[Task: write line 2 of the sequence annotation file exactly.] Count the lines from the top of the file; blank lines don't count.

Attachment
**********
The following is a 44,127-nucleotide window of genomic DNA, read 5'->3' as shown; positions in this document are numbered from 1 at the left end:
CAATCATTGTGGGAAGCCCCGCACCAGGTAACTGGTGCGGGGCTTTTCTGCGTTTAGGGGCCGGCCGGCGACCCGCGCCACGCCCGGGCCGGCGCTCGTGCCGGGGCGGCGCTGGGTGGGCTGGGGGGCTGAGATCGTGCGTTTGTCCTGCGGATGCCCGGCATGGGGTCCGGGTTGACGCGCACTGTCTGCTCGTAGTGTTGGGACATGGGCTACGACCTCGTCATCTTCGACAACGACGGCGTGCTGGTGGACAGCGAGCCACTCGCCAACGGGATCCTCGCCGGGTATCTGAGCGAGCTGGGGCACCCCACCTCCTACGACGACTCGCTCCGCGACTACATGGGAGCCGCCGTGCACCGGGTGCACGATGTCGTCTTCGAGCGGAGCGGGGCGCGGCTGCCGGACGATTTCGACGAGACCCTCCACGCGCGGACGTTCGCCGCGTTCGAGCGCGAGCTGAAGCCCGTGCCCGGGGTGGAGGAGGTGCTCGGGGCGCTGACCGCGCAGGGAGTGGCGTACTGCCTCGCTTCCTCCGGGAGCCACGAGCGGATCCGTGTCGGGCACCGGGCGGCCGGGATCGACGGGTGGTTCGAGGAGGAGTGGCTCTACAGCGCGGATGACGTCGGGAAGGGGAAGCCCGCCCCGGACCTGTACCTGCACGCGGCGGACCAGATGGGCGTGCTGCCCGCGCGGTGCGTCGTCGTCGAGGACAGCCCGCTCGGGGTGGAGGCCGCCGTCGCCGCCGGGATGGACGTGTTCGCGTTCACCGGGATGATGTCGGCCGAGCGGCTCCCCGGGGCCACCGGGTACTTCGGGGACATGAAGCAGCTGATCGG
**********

CAATCATTGTGGGAAGCCCCGCACCAGGTAACTGGTGCGGGGCTTTTCTGCGTTTAGGGGCCGGCCGGCGACCCGCGCCACGCCCGGGCCGGCGCTCGTGCCGGGGCGGCGCTGGGTGGGCTGGGGGGCTGAGATCGTGCGTTTGTCCTGCGGATGCCCGGCATGGGGTCCGGGTTGACGCGCACTGTCTGCTCGTAGTGTTGGGACATGGGCTACGACCTCGTCATCTTCGACAACGACGGCGTGCTGGTGGACAGCGAGCCACTCGCCAACGGGATCCTCGCCGGGTATCTGAGCGAGCTGGGGCACCCCACCTCCTACGACGACTCGCTCCGCGACTACATGGGAGCCGCCGTGCACCGGGTGCACGATGTCGTCTTCGAGCGGAGCGGGGCGCGGCTGCCGGACGATTTCGACGAGACCCTCCACGCGCGGACGTTCGCCGCGTTCGAGCGCGAGCTGAAGCCCGTGCCCGGGGTGGAGGAGGTGCTCGGGGCGCTGACCGCGCAGGGAGTGGCGTACTGCCTCGCTTCCTCCGGGAGCCACGAGCGGATCCGTGTCGGGCACCGGGCGGCCGGGATCGACGGGTGGTTCGAGGAGGAGTGGCTCTACAGCGCGGATGACGTCGGGAAGGGGAAGCCCGCCCCGGACCTGTACCTGCACGCGGCGGACCAGATGGGCGTGCTGCCCGCGCGGTGCGTCGTCGTCGAGGACAGCCCGCTCGGGGTGGAGGCCGCCGTCGCCGCCGGGATGGACGTGTTCGCGTTCACCGGGATGATGTCGGCCGAGCGGCTCCCCGGGGCCACCGGGTACTTCGGGGACATGAAGCAGCTGATCGG